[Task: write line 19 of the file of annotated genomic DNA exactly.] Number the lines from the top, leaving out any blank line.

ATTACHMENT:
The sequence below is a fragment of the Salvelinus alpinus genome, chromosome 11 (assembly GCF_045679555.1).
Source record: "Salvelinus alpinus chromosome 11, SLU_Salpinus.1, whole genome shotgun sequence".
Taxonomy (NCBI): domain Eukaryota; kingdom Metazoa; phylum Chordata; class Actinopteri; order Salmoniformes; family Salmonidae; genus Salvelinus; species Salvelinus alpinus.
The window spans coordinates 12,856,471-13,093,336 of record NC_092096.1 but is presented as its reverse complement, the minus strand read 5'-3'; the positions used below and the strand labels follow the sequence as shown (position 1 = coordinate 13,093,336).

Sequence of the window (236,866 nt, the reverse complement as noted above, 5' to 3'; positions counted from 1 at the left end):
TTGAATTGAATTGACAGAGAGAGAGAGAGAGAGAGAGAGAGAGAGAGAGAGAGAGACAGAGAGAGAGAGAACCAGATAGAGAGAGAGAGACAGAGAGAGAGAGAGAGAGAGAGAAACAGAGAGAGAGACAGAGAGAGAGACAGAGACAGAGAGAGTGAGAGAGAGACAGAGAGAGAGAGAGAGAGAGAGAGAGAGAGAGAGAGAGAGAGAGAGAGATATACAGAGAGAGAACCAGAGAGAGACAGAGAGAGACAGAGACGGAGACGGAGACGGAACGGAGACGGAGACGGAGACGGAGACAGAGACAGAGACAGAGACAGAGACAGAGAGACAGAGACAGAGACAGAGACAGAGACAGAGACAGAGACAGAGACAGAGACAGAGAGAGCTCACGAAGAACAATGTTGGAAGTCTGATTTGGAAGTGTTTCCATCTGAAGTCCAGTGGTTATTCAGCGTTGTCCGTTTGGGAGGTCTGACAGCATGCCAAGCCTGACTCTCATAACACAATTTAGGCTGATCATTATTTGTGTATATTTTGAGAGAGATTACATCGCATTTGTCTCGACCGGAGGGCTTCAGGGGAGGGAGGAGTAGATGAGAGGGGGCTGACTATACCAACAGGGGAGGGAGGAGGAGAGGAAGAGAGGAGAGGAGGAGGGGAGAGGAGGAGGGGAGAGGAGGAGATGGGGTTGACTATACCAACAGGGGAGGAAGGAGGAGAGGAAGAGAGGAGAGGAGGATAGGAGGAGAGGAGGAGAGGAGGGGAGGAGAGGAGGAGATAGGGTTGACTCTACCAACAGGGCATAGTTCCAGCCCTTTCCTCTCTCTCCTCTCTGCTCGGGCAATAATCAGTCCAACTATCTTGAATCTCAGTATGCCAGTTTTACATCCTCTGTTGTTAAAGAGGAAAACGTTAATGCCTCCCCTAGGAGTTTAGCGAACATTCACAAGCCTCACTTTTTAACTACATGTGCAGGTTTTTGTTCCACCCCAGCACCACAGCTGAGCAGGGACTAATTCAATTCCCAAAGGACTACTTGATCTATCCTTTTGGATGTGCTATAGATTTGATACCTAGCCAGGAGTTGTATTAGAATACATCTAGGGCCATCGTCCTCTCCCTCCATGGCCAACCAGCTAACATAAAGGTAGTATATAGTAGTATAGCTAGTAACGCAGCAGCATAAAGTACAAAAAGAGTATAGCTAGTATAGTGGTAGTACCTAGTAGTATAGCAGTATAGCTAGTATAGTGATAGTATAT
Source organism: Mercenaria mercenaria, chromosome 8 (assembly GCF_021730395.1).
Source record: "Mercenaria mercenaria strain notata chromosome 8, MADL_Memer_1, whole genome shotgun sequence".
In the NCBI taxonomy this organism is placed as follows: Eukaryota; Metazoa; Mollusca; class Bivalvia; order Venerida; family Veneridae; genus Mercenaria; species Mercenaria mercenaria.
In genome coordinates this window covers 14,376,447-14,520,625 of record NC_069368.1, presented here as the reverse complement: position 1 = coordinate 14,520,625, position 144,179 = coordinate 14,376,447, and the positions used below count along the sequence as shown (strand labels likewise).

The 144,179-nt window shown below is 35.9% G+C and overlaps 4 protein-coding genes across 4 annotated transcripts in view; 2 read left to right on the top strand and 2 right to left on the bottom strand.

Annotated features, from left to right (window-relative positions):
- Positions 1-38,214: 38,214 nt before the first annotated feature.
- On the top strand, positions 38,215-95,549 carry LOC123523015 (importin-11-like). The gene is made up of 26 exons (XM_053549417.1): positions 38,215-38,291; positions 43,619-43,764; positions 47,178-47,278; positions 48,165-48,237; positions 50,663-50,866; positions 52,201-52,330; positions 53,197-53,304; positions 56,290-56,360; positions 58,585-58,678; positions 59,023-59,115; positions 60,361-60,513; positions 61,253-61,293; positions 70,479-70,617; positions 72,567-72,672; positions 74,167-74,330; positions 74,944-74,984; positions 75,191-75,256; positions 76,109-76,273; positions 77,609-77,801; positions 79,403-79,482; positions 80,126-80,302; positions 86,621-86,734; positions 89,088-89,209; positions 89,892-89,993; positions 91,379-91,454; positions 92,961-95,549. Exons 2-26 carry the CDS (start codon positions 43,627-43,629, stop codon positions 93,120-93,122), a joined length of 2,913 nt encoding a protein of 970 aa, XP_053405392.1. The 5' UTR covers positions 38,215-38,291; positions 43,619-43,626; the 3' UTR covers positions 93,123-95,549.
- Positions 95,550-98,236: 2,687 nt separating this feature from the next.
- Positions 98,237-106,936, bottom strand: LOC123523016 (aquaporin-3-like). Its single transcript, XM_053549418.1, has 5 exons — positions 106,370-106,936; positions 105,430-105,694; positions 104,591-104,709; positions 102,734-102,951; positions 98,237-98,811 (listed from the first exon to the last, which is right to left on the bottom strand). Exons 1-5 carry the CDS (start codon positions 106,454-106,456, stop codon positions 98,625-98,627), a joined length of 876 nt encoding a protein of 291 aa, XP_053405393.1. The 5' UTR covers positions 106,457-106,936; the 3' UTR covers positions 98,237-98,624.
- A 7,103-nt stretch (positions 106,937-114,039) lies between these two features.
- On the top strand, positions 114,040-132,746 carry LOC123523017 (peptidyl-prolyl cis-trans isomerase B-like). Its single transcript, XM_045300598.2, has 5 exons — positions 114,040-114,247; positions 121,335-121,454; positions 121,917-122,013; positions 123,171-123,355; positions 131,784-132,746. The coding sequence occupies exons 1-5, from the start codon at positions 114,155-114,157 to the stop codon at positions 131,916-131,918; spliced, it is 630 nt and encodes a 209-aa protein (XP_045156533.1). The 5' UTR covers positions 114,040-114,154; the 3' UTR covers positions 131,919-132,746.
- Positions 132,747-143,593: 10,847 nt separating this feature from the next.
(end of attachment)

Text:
- Positions 132,747-143,593: 10,847 nt separating this feature from the next.